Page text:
Signs And Symptoms
Solar lentigines are:
- macular – a flat, demarcated area of increased skin pigmentation which is neither raised nor depressed.
- usually brown, black, or gray.
- found on skin that has had the most sun exposure over years, usually on the backs of hands, tops of feet, face, shoulders and upper back.
- variable in size, from 1 millimeter to 3 centimeters across.
- prone to group together, making them more prominent.
- sometimes similar in appearance to malignant or nonmalignant lesions.
- more likely to occur in white or Asian people, especially in persons with a tendency to freckle.
Melasma and ephelides are two types of nonmalignant, macular, hyperpigmented lesions which can be mistaken for age spots. Melasma is a progressive, nonscaling hyperpigmentation of sun-exposed skin, especially on the face and forearms. The formation of melasma is often associated with pregnancy, oral contraceptives and some anticonvulsants. It may appear spontaneously with no identifiable cause or association to known co-existing factors. It occurs in women nine times more frequently than in men, and more often in skin types common to Asia, the Middle East and South America. It is of no consequence to health, but may be distressing cosmetically.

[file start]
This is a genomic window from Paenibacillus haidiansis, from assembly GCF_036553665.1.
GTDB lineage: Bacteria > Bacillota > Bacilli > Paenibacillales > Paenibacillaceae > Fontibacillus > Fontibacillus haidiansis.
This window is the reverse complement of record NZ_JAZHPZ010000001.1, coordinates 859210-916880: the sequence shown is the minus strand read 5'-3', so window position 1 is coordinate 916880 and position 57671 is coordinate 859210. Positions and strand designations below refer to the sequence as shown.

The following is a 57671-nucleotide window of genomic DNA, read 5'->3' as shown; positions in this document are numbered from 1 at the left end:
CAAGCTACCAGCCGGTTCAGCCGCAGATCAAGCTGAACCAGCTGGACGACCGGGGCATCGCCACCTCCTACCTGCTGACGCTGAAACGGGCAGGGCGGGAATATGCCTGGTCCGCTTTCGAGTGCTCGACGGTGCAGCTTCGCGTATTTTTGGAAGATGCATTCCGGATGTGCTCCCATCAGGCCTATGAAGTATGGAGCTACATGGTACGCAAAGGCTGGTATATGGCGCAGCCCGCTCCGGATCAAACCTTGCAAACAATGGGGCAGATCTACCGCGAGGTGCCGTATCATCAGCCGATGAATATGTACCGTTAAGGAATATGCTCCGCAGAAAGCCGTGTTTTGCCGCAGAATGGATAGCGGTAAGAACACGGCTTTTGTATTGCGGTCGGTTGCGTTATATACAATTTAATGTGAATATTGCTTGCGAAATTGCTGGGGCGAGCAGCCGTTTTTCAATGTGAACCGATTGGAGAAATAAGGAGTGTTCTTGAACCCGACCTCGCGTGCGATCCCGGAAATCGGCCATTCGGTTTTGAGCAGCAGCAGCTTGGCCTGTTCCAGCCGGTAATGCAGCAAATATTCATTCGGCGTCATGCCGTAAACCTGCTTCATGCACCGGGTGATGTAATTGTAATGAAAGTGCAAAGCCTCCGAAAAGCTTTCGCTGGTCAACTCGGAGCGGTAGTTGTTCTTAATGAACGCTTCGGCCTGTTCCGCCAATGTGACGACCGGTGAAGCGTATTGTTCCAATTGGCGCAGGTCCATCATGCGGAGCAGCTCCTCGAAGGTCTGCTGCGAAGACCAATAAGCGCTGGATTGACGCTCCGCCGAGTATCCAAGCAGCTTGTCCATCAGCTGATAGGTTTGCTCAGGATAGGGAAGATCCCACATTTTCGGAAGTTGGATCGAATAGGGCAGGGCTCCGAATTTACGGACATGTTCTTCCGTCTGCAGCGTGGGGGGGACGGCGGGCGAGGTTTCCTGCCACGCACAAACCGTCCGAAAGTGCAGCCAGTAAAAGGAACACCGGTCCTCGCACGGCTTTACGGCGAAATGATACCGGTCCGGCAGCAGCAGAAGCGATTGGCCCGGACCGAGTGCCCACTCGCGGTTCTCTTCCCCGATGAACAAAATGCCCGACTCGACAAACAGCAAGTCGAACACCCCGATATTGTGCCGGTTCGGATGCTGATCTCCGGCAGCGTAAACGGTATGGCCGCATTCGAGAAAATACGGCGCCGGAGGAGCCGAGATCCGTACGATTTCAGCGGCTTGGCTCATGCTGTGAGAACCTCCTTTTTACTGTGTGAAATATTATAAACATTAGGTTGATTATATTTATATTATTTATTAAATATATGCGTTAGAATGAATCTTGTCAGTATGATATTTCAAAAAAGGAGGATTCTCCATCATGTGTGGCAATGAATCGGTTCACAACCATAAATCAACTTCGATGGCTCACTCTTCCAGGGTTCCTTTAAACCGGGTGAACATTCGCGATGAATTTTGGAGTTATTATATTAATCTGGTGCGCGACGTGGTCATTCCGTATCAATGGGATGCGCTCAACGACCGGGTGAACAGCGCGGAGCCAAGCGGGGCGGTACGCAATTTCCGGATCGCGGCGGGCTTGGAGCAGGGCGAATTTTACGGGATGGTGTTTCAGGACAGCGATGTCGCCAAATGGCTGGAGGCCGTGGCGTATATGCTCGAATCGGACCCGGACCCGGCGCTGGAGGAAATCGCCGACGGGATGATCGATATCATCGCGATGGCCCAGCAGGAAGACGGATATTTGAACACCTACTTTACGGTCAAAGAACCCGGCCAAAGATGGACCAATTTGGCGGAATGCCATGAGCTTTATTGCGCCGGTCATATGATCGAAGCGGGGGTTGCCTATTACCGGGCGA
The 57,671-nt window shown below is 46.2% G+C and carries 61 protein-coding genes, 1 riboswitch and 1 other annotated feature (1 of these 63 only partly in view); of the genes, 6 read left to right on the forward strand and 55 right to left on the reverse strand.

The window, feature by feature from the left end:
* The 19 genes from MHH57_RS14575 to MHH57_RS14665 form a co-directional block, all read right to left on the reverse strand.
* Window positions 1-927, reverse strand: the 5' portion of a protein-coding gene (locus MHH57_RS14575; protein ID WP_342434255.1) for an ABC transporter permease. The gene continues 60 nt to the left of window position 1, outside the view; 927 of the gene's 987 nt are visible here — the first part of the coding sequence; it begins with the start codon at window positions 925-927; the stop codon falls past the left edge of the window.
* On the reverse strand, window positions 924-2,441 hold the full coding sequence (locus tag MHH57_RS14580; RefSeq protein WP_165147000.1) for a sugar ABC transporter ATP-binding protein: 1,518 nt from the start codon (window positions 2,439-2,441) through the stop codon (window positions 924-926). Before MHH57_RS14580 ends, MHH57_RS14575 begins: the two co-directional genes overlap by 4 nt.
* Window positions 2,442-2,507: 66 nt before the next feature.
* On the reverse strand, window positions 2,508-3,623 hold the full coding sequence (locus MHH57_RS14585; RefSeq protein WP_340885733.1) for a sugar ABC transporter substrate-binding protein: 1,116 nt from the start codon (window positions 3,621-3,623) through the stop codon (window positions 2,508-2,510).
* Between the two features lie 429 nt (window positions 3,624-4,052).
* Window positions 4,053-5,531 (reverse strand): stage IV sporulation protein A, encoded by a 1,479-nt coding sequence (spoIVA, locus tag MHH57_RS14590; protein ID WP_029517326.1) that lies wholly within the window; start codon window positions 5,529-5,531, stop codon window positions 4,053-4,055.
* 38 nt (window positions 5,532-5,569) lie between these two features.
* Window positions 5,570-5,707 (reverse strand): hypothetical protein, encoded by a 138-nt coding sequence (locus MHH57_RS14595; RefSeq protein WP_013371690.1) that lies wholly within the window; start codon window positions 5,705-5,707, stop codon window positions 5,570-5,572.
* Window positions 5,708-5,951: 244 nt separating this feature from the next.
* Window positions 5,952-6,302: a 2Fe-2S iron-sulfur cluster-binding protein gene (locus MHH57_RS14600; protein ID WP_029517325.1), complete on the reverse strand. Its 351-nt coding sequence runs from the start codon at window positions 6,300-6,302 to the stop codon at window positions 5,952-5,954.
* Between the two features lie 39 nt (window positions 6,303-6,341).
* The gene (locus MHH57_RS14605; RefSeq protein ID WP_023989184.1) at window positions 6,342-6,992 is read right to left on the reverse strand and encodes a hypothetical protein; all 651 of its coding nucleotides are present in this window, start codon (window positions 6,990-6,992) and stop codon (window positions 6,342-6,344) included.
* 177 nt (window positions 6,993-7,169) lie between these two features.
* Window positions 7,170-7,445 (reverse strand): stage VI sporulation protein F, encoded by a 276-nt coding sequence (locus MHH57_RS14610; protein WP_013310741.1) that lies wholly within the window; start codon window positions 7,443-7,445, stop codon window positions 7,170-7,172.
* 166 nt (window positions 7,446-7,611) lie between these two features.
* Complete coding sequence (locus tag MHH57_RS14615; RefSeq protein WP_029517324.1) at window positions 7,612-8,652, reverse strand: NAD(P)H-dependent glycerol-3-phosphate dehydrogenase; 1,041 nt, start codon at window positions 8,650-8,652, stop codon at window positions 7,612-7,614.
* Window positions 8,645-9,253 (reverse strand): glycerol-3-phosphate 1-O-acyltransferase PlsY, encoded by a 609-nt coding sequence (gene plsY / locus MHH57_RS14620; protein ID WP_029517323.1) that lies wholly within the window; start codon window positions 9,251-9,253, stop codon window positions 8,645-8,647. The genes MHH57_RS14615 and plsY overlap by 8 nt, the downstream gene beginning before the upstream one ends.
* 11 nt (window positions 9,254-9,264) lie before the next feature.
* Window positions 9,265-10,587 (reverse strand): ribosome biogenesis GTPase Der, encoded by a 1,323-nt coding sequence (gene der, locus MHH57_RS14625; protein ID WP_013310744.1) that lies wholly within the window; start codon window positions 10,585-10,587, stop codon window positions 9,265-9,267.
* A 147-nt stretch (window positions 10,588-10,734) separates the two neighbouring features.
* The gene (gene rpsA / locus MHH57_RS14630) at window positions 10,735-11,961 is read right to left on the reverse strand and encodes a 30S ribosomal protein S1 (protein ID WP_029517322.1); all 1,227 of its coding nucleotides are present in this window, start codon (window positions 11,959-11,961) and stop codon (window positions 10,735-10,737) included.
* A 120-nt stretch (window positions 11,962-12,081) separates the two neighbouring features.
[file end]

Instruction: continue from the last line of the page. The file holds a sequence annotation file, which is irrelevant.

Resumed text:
The face is the most common site of melasma, usually in the center of the face; less often it occurs around the mouth and jaw. The patches are usually bilateral. There are three types of melasma: epidermal, dermal, and mixed. Epidermal melasma is usually light brown, and enhances under Wood lamp examination. Dermal melasma is grayish and does not enhance with Wood lamp examination. Mixed lesions are dark brown with variable response to Wood lamp. Ephelides is the medical name for freckles, usually 1-2 millimeters, sharply defined, on the face, neck, chest and arms. (2)